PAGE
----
The start of another academic year brings new people, new classes and, for some, a new university. Transitioning to college can be intimidating for transfer students, who must integrate with a new community in the middle of their academic careers.
To welcome and help them acclimate to life at the University of Virginia, Orientation and New Student Programs offers the Transfer Student Peer Advisor Program, in conjunction with a separate orientation session for transfer students only.
Unlike the two-day experience for first-year orientation, the transfers' session is a one-day event, since those attending have already had a chance to adjust to college life as a whole, explained Shraddha Prasad, assistant director of orientation. As a result, presenters place more emphasis on learning about the U.Va. environment, its departments and the class registration process.
For incoming transfers to the College of Arts & Sciences, the orientation day offers addresses by Tabitha Enoch, director of orientation; Patricia M. Lampkin, vice president and chief student affairs officer; representatives of the Honor Committee; and Frank Papovich, the College dean in charge of transfers. Afterward, transfers register for courses and meet with department representatives to declare a major, if necessary.
They can also drop in on a student life panel discussion, a resource fair, meet with Student Financial Services representatives, attend a McIntire School of Commerce information session or an off-Grounds housing fair, and go on classroom tours.
Despite the condensed transfer session, "We still work just as hard and enthusiastically with this shorter session as we would with our first-year students," Prasad said, "because we do want to imbue the same level of encouragement and excitement for this experience to all students coming into the University."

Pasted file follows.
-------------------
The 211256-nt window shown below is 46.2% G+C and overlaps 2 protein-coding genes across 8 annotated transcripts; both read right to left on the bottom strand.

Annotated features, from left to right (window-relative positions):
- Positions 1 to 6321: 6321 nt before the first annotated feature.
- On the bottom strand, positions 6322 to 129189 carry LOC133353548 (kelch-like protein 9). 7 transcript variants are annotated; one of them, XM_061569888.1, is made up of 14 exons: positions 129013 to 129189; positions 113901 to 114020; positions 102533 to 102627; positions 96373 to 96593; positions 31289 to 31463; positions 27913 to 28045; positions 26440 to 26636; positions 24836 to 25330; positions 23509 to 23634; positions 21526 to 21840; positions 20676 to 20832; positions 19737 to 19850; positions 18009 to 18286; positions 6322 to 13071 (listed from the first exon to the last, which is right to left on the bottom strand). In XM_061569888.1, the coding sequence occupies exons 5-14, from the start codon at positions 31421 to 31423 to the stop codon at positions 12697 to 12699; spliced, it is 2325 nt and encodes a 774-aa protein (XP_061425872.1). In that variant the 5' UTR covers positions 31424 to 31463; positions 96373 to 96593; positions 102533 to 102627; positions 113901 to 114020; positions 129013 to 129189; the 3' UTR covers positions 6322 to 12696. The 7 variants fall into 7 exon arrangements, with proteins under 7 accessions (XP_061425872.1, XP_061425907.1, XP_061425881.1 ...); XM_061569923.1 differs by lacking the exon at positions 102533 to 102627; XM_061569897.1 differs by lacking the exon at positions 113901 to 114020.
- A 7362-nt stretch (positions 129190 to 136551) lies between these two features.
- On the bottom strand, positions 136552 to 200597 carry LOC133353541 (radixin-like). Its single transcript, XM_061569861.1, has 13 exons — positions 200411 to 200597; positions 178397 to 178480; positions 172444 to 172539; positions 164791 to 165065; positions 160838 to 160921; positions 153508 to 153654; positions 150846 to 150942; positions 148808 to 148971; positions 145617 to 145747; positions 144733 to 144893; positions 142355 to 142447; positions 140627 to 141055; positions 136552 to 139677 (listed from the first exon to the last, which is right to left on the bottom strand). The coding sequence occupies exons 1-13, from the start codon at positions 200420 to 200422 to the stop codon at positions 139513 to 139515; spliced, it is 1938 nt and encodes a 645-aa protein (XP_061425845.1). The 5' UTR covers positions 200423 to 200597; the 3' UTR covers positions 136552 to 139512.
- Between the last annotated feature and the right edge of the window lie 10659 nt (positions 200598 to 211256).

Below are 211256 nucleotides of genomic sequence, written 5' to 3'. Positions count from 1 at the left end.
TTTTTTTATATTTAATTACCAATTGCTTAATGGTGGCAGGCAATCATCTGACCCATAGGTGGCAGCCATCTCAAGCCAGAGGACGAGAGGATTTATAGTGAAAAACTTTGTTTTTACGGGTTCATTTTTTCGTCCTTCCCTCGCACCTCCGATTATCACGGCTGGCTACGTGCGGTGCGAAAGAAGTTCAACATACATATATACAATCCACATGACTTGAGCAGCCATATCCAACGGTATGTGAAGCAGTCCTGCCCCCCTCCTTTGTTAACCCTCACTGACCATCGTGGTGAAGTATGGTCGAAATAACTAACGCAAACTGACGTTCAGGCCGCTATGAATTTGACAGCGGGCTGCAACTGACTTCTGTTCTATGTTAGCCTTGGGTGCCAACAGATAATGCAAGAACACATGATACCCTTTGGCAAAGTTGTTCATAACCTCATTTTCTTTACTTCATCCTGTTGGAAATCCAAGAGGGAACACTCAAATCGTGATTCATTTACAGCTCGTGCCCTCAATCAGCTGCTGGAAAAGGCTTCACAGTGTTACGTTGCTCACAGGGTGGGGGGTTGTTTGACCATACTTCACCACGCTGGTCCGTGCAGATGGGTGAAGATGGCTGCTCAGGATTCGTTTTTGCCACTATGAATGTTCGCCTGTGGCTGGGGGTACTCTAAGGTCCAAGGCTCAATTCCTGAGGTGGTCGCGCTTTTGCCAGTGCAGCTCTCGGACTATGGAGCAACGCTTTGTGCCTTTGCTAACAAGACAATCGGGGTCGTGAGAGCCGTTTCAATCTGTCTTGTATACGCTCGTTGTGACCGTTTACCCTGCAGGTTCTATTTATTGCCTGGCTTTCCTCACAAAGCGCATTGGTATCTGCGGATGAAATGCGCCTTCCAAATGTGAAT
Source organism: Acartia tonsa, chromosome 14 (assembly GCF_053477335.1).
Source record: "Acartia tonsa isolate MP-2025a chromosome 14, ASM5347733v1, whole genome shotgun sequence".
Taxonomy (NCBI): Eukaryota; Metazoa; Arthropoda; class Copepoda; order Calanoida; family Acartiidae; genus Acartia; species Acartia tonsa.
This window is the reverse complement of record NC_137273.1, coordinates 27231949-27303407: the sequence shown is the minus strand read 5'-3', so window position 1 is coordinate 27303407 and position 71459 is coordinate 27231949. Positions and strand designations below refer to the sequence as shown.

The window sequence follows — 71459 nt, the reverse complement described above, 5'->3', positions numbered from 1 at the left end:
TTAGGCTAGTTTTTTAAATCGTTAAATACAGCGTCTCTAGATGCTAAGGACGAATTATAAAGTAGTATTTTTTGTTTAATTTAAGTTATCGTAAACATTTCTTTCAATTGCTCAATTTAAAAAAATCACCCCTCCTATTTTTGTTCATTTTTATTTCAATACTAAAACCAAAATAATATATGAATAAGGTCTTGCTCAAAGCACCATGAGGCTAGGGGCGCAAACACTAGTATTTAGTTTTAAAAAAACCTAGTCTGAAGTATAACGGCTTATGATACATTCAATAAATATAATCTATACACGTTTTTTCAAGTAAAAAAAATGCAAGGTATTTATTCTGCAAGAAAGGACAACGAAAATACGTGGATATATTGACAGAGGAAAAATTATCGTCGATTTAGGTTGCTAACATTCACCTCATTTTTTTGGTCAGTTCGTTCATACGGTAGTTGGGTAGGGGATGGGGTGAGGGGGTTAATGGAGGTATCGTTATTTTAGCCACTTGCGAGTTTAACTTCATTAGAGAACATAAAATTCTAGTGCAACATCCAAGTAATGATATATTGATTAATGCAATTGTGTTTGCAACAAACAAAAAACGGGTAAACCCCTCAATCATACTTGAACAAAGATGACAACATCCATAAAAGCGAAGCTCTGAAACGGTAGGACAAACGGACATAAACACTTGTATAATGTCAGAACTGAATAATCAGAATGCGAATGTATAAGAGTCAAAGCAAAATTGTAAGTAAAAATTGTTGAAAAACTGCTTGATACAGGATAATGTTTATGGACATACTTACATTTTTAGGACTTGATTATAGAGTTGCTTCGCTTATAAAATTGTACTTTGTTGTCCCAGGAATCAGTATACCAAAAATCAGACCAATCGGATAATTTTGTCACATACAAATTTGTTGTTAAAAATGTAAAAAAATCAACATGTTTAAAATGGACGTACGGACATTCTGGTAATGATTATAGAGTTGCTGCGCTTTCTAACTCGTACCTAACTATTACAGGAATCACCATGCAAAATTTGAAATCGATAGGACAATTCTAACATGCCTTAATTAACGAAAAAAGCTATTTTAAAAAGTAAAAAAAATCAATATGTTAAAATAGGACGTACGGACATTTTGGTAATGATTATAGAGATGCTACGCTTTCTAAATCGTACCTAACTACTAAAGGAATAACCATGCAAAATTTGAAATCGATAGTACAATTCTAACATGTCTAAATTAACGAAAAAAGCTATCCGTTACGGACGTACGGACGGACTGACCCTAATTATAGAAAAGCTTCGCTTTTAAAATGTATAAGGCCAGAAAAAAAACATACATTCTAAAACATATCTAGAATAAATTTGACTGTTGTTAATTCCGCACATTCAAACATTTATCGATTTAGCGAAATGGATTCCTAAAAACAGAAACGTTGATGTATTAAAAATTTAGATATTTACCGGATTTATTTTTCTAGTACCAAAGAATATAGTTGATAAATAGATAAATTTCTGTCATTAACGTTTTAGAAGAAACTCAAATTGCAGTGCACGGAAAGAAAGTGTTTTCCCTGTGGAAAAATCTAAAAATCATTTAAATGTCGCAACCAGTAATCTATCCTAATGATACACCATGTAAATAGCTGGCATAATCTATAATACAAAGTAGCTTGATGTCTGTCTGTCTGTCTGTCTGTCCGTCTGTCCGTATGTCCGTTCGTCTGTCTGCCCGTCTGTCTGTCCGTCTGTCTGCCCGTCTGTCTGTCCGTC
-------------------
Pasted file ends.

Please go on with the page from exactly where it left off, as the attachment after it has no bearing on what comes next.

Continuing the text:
The 35 Transfer Student Peer Advisors – to whom all incoming transfer students are assigned – embody much of this enthusiasm and encouragement.
Rising fourth-year politics major Josh Bland began his college career at Virginia Tech, but is grateful for his move to U.Va. and the peer advisers who welcomed him.
"As a transfer student, my TSPA served as my first contact with the University and continued to foster that relationship throughout the year," he said. "It's really helpful to have a friend to turn to who has been in your shoes and can help with the assimilation process."
A ratio of two or three advisers per 12 students is the norm for the program, and Bland said that five or six of his advisees this past year have remained very involved, and two have gone on to become advisers themselves. To foster these strong connections, they contact advisees by email prior to orientation, introduce themselves and assist with the orientation day, and join in events such as lectures and garden dinners in the days before classes commence.
In addition, the program encourages continued interaction among and between transfers and their advisers throughout the year, with scheduled activities including group events and informal sports competitions.
"While orientation helps transfer students with the academic side of university life, the TSPA program gives them an outlet to foster growth not only academically, but socially," Bland said. "By introducing students to other transfers, they're able to build relationships that many transfer students miss out on by not having a first-year dormitory experience."
The McIntire School and U.Va.'s many sports programs lured rising fourth-year student Robert Tungate, who is concentrating on accounting and management and serves one of the three student chairs of the TSPA program, to Charlottesville from the College of William & Mary.
"I had a really good adviser coming in who helped me get access to research opportunities and get a better understanding of the day-to-day things at U.Va.," he recalled.
He said he likes to think of the TSPAs as "training wheels," in that the mentor-pupil relationship can quickly change as incoming transfers look more for a friend than an adviser – and find TSPAs who are more than willing to be both.
– by Preston Pezzaro